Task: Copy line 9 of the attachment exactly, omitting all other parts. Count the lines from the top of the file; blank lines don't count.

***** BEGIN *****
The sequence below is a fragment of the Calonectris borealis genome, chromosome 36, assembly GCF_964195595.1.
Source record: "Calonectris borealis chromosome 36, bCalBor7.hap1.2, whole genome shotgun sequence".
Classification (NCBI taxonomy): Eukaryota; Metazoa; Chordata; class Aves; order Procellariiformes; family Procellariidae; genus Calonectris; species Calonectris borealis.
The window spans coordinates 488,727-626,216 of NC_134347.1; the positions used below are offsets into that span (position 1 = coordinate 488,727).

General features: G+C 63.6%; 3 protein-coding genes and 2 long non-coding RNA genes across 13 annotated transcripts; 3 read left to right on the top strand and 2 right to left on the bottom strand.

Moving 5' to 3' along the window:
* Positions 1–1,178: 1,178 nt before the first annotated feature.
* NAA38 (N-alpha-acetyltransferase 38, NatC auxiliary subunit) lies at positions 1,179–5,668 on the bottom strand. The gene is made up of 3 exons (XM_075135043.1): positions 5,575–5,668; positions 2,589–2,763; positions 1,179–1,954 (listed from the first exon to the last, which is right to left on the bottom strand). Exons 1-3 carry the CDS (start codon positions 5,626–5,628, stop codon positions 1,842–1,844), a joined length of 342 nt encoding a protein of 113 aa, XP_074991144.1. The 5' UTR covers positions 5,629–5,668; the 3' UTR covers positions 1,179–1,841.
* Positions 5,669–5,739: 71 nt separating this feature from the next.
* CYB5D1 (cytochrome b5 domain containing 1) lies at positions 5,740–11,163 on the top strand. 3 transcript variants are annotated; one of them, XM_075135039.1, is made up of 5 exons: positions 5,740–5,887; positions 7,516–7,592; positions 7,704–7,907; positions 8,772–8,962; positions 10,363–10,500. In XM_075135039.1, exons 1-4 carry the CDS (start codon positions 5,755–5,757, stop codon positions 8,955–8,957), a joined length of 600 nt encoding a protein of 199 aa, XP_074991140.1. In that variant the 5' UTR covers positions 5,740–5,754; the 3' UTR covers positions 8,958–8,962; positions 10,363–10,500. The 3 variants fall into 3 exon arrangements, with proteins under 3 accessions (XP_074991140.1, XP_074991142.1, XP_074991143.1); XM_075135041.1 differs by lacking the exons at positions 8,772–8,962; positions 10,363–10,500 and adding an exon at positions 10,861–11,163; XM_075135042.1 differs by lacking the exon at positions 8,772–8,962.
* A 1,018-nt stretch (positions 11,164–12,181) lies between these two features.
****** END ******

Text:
* Positions 5,669–5,739: 71 nt separating this feature from the next.